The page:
The Esplanade procession reconnected with and reactivated the historic activity of the ladies’ evening promenade which began to be a significant leisure activity in Cromer during the Victorian era after the arrival of the railways in the town. Lowndes travelled across the region to recruit Norfolk girls and women who wanted to participate, ranging in age from students to pensioners, including students and staff from the University of East Anglia, local councillor Hilary Cox, The Voice Project co-director Sian Croose, members of the Green Fuse women’s art group (Cromer), Art & Wellbeing group (Cromer Library), ArtatWork CIC (Norwich) and their Well Arty women’s groups (Norwich and Mildenhall). Many of the girls and women took part in the procession with friends and in cross-generational family groups, with grandmothers, mothers and daughters all promenading in Cromer together on International Women’s Day. Liz Bass, one of the participants, said she was also moved after hearing about Elisabeth’s visit to Cromer. She said: “When I read the story of who she was and what happened to her I was fascinated with it. It’s got very romantic connotations.” Also taking part was Alison Howe, representing the Norwich-based group community interest company ArtatWork. She said International Women’s Day was a reminder of how much things were changing. She said: “In times past women were always the underdogs – doing the cooking, cleaning, looking after the children. But more and more, we’re getting our voices back and we’re being heard.” Susie Anderson, who attended with her young daughter, wrote afterwards, “Just to say thank you! My daughter and I had a wonderful time in Cromer. Thank you for organising this – I think we will remember being part of something special for years to come.”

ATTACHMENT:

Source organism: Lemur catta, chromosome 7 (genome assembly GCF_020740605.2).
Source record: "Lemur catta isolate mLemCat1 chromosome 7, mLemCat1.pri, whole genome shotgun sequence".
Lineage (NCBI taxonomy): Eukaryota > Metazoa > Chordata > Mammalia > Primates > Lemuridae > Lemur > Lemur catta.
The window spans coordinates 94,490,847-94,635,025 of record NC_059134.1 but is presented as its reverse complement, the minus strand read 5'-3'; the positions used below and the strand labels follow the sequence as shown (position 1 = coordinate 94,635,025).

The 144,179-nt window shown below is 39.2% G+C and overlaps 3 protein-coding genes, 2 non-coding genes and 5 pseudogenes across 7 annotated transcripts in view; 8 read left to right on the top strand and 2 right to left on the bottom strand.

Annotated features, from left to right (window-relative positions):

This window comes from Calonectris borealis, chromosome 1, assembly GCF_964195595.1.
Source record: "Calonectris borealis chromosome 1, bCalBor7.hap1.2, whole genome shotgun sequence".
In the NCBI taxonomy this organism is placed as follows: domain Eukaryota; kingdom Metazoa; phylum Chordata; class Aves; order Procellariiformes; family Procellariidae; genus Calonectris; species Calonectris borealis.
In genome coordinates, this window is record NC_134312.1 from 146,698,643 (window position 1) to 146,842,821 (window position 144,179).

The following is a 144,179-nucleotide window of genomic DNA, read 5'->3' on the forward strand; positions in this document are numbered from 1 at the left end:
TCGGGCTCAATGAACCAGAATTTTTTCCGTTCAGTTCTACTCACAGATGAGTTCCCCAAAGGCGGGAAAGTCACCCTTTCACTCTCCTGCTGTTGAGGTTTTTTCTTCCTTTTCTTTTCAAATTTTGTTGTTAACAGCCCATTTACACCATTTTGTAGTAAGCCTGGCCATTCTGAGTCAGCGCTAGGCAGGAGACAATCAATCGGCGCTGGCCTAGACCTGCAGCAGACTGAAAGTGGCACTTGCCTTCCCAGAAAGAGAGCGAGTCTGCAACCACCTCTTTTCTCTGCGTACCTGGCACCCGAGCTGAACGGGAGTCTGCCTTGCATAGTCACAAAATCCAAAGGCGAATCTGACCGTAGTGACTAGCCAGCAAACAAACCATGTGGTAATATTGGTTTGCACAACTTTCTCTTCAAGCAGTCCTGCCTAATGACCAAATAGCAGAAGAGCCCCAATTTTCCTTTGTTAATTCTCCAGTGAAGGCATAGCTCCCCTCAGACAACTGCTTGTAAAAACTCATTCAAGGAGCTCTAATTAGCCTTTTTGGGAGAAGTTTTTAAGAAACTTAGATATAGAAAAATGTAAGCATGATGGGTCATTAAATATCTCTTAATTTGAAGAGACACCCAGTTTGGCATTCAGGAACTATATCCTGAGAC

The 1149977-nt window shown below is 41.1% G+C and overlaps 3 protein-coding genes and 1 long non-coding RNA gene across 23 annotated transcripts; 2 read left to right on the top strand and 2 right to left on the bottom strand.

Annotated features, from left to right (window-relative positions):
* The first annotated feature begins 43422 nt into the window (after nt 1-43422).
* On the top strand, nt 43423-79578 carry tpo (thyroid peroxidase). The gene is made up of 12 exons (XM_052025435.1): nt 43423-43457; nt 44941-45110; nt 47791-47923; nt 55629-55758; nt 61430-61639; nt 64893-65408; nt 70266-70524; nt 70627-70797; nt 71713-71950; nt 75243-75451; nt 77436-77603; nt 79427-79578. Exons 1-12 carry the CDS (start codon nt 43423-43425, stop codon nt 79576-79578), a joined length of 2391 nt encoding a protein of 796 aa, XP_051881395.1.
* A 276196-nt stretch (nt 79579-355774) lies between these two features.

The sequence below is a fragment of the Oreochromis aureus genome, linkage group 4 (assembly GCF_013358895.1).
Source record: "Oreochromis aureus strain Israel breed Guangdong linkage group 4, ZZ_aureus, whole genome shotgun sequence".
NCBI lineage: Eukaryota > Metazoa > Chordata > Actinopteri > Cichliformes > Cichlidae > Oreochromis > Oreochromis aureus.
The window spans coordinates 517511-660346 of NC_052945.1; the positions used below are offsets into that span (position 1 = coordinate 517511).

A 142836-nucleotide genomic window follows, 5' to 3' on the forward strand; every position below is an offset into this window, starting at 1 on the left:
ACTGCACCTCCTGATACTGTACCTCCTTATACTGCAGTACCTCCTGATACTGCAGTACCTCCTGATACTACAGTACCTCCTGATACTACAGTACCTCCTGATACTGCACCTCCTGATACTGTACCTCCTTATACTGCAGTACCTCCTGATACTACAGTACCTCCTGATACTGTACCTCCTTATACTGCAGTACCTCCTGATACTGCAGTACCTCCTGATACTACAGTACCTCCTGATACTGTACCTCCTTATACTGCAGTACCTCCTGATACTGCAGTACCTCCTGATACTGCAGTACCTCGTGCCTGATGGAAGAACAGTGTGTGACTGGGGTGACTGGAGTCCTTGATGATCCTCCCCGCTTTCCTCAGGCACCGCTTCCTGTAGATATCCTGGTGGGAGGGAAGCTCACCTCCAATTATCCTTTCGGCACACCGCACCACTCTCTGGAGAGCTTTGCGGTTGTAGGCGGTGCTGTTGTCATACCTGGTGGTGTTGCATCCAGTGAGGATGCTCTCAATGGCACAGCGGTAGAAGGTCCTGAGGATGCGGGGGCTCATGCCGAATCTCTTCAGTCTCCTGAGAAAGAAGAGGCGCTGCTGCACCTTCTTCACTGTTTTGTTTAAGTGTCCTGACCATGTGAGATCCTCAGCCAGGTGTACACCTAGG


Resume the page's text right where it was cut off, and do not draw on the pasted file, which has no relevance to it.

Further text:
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Karolina Czerska, “Panoramic Sea Happening – Tadeusz Kantor”, December 2014, https://culture.pl/en/work/panoramic-sea-happening-tadeusz-kantor
Donna Louise Bishop, “Watch how Norwich’s Henry Layte conducts Cromer’s sea from the top of a step ladder”, June 2017, http://www.edp24.co.uk/news/watch-how-norwich-s-henry-layte-conducts-cromer-s-sea-from-the-top-of-a-step-ladder-1-5056938
Stuart Anderson, “100 red parasols raised in celebration for International Women’s Day”, March 2018, http://www.northnorfolknews.co.uk/news/red-parasols-raised-for-international-womens-day-in-cromer-1-5426774
All photographs by Sarah Lowndes.